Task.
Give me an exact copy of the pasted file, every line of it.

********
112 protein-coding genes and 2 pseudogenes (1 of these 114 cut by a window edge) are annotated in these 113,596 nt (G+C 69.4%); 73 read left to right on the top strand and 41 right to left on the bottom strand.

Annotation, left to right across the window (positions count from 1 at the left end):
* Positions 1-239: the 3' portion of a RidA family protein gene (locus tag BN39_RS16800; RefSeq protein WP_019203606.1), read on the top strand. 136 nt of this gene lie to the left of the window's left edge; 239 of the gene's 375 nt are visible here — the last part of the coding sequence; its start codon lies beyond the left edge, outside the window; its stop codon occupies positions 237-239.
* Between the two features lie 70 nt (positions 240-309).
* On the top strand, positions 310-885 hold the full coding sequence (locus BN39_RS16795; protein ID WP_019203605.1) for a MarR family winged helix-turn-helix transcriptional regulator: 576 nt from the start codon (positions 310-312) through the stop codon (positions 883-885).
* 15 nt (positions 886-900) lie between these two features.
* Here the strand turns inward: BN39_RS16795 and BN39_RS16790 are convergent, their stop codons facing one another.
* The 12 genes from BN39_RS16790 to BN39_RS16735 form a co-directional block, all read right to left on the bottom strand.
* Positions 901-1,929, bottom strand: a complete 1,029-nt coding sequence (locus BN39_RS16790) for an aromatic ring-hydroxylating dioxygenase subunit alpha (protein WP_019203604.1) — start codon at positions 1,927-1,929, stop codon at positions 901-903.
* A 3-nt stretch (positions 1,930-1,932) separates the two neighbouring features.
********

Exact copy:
112 protein-coding genes and 2 pseudogenes (1 of these 114 cut by a window edge) are annotated in these 113,596 nt (G+C 69.4%); 73 read left to right on the top strand and 41 right to left on the bottom strand.

Annotation, left to right across the window (positions count from 1 at the left end):
* Positions 1-239: the 3' portion of a RidA family protein gene (locus tag BN39_RS16800; RefSeq protein WP_019203606.1), read on the top strand. 136 nt of this gene lie to the left of the window's left edge; 239 of the gene's 375 nt are visible here — the last part of the coding sequence; its start codon lies beyond the left edge, outside the window; its stop codon occupies positions 237-239.
* Between the two features lie 70 nt (positions 240-309).
* On the top strand, positions 310-885 hold the full coding sequence (locus BN39_RS16795; protein ID WP_019203605.1) for a MarR family winged helix-turn-helix transcriptional regulator: 576 nt from the start codon (positions 310-312) through the stop codon (positions 883-885).
* 15 nt (positions 886-900) lie between these two features.
* Here the strand turns inward: BN39_RS16795 and BN39_RS16790 are convergent, their stop codons facing one another.
* The 12 genes from BN39_RS16790 to BN39_RS16735 form a co-directional block, all read right to left on the bottom strand.
* Positions 901-1,929, bottom strand: a complete 1,029-nt coding sequence (locus BN39_RS16790) for an aromatic ring-hydroxylating dioxygenase subunit alpha (protein WP_019203604.1) — start codon at positions 1,927-1,929, stop codon at positions 901-903.
* A 3-nt stretch (positions 1,930-1,932) separates the two neighbouring features.